Seeing friendships through a seasonal lens might soften the negative connotation we normally carry with a relationship ending.  We all change – we change marital status, career focus, living location, philosophical and theological beliefs, interests.  We get hurt, we lose perspective, we tire of someone (yes, this happens), we mature, we discover things we didn’t know, we get stabbed in the back.

Endings are as normal as beginnings.  Winter is as normal as spring, summer is as beautiful as fall.  How it happens might be painful, but it also might be natural and easy.

Women, Friendships & Seasons

Women’s friendships can often fall into these types of categories.

  • An “all four seasons” friend is a life-long friend, one who is part of your world not matter the stage of your life.
  • hot and cold friend is a friendship that has its “on” times and its “off” times. When things are good, when things are bad, when things are easy, when someone is in need.
  • A season friend might be one that fits at a certain time in your life.

Life Long

To me, these are friends that fall in the “whole” category – friendships that exist through any season.  These friendships are not bound by location, and they endure differences of age, interests, health, marital, working or financial status.  While similarities might be a strong part of a friendship like this, the actual person is likely the glue.  There is a level of love and commitment that is more focused on who the two women are and less about their ability to relate through similarities.

Time and Place

Friendships based on time and place are very common.  This might be a friendship that begins with similar experience, such as having children in the same classroom at school or a diagnosis of breast cancer.  We easily connect with and share our lives in areas of similarity and what life requires from us at that time.

A friendship of time and place might change as the child grows and his teachers and interests change, or as a health diagnosis betters or worsens.  While the change can be a bit challenging and sometimes feels like a loss – someone you knew and spent time with is now someone you only know from a distance – remember the place in your life they vacate leaves room for another fun soul to enter!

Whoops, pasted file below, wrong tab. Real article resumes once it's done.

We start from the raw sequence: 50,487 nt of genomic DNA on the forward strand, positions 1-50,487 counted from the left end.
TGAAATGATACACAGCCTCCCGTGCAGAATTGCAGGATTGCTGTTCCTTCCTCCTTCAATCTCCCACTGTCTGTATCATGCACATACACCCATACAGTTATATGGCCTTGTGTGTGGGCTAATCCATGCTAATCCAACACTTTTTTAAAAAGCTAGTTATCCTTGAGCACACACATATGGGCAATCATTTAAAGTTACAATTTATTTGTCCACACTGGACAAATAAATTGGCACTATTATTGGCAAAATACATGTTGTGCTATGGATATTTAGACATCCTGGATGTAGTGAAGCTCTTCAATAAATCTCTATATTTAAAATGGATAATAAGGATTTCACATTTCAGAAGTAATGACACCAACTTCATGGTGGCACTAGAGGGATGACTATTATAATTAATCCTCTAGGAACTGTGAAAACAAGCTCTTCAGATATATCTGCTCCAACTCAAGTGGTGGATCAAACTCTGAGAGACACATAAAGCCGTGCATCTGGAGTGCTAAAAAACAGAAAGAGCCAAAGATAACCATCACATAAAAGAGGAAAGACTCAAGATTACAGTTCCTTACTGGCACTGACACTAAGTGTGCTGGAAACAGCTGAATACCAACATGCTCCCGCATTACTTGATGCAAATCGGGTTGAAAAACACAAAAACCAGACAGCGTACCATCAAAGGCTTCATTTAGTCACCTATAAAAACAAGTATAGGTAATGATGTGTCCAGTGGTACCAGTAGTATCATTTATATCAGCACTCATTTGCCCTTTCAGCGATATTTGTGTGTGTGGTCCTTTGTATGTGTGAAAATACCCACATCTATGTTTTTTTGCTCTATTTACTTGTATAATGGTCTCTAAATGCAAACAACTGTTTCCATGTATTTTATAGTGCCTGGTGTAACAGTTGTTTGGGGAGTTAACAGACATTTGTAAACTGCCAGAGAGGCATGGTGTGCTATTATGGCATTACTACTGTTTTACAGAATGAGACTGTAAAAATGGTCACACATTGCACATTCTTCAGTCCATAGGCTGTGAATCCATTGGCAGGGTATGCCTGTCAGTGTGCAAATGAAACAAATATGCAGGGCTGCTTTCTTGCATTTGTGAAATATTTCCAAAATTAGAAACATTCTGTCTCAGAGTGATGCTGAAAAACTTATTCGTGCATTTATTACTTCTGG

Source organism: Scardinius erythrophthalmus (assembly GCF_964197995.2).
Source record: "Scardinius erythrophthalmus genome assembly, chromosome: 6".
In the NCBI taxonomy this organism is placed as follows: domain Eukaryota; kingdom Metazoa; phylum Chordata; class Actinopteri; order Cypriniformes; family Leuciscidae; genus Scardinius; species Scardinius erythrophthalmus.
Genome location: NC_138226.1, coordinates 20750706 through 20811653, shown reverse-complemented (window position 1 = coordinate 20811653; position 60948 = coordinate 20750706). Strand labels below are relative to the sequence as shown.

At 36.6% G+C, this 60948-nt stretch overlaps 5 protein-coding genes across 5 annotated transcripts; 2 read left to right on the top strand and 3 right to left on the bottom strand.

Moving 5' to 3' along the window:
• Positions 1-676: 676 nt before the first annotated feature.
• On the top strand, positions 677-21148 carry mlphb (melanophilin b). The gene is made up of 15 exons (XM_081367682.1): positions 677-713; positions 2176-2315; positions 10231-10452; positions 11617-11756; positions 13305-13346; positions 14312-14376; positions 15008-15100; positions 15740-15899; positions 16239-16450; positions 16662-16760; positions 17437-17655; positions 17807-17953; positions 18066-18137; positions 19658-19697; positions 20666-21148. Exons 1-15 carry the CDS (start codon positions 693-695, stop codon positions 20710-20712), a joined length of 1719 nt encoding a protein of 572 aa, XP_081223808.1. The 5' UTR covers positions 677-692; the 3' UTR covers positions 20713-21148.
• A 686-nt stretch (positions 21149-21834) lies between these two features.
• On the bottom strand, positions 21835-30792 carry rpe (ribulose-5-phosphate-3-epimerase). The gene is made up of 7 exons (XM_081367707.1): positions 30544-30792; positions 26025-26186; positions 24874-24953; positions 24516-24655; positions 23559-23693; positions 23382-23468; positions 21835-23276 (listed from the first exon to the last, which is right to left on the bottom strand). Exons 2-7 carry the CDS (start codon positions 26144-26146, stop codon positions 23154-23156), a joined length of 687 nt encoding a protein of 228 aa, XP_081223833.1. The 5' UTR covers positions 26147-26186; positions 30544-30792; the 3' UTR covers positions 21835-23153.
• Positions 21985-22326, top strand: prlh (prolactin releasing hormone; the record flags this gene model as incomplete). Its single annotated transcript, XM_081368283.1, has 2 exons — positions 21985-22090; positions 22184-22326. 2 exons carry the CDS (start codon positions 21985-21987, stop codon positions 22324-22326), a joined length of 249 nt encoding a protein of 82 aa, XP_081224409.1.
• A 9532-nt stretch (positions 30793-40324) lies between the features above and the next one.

Hot and Cold

These friendships require a lot of openness.  I definitely have had friendships that had a burst of life and then faded out as it got harder to connect or get together…only to be revitalized at a later date.  I have found that women are okay with this type of friendship, but tire of it after awhile.  These can provide challenging situations because a friendship can be emotionally expensive, and the two choose to enjoy the style of their connection, stay silent about it, or one person eventually speaks up and asks for more.

Don’t Forget To Forgive and Grieve

The same way that leaves fall off of trees and warm air turns crisp, our lives include change that causes us to grieve the loss of a friend.  The loss might be from a fallout or a simply a life change that takes friends to different places physically, spiritually, emotionally…any number of things can happen that impact our relationships and leave us with broken dreams (e.g We were going to grow old together!) and dashed hopes (e.g. I trusted her!  I thought I found someone who really got me.”).

If the friendship ends on a bad note with a pile of hurt feelings, grief and forgiveness become all the more important.  It can be extremely hard to welcome grief and forgiveness into our lives because these experiences require willingly walking into painful feelings and memories, but the results ready us for healthy relationships, good emotional boundaries, and freedom from the heaviness of emotions like anger, bitterness and resentment.

What’s Your Story?

Jonalyn and I enjoy our readers adding comments about their friendship experiences.  Seasonal friendships is a topic that is relevant to us all…we would love to hear what you have to say about how you have experienced a winter, spring, summer or fall friendship.